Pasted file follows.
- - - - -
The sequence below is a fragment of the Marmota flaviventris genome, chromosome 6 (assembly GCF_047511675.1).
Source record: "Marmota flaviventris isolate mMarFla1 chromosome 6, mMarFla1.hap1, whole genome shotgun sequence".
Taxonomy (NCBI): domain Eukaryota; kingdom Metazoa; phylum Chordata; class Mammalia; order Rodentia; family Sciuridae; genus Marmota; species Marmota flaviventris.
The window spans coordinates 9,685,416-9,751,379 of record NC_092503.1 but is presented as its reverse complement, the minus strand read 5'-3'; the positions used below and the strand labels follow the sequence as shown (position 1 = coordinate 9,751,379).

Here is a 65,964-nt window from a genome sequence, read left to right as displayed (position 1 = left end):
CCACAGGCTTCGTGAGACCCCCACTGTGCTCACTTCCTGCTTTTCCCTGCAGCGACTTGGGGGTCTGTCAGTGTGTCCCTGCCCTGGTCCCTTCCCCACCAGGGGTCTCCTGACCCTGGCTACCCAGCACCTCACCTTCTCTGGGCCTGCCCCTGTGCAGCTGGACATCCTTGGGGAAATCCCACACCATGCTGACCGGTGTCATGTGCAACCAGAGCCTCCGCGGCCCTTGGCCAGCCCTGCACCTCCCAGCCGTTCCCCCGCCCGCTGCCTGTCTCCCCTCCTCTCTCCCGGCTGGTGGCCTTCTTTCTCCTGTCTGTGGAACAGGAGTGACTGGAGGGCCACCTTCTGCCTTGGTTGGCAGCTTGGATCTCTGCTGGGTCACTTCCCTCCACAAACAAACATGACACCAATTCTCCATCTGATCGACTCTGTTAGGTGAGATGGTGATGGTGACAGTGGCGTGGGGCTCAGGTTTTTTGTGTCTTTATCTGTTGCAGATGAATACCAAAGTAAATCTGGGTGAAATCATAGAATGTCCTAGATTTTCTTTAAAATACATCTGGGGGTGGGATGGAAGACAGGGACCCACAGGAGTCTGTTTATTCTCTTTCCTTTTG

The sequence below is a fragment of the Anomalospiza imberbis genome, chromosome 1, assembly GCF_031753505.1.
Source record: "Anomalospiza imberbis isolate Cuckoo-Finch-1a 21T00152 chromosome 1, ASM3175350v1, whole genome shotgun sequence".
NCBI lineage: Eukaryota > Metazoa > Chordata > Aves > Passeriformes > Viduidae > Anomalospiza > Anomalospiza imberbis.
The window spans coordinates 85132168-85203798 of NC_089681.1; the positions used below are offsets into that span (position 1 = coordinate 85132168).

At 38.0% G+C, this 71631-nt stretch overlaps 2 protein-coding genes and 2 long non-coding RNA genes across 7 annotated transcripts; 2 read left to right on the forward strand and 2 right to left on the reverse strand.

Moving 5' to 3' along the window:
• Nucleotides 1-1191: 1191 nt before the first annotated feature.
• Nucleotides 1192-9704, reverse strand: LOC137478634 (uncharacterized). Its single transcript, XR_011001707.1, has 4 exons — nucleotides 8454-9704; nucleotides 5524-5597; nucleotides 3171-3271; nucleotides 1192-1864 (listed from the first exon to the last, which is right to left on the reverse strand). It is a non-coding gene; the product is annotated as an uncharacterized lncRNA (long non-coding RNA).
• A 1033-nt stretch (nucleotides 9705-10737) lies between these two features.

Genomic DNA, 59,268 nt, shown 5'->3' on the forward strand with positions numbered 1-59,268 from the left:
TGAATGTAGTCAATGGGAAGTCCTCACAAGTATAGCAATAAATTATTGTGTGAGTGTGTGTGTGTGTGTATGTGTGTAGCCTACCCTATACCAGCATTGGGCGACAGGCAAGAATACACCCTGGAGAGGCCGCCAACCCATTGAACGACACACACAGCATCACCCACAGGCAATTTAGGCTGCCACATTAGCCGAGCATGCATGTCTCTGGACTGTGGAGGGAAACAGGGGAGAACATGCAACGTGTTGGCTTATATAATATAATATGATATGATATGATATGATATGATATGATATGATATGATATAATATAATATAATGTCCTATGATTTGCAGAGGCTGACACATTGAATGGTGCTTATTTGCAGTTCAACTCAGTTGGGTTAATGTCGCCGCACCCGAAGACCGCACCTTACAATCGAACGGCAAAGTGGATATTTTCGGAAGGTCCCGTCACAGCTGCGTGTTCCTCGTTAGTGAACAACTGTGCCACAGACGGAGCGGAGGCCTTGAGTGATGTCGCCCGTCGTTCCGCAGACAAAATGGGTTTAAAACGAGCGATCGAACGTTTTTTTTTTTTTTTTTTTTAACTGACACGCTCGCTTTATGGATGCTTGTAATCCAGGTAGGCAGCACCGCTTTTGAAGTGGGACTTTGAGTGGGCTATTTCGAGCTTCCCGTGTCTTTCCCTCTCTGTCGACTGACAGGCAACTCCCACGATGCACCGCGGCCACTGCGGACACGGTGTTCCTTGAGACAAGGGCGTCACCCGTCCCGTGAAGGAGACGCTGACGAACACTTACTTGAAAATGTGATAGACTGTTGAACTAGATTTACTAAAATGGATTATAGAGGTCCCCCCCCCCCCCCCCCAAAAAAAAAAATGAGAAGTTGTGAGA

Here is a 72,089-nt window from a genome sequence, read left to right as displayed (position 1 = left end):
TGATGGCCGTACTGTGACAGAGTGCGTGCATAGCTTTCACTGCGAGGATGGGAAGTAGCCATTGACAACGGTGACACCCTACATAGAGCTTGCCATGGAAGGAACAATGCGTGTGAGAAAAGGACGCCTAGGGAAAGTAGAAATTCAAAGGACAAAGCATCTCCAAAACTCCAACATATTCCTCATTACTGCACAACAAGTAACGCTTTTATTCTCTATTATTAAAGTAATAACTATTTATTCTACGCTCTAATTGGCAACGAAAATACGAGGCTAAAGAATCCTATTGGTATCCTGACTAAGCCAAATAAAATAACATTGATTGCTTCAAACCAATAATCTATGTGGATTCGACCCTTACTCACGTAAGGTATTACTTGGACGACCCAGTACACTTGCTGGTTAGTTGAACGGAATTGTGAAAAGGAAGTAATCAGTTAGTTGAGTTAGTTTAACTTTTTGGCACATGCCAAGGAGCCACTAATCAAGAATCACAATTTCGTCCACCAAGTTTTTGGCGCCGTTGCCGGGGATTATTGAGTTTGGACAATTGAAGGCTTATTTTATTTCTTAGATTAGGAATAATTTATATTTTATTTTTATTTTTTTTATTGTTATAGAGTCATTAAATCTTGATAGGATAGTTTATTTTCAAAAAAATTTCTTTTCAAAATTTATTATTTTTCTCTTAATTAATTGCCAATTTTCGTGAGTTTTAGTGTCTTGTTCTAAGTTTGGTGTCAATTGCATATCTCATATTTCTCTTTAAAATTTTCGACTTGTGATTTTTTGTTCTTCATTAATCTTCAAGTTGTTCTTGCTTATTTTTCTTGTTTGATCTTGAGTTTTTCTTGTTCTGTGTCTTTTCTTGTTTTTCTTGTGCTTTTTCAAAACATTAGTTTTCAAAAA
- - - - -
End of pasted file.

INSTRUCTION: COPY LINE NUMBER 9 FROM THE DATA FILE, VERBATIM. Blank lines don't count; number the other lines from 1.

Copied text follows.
NCBI lineage: Eukaryota > Metazoa > Chordata > Aves > Passeriformes > Viduidae > Anomalospiza > Anomalospiza imberbis.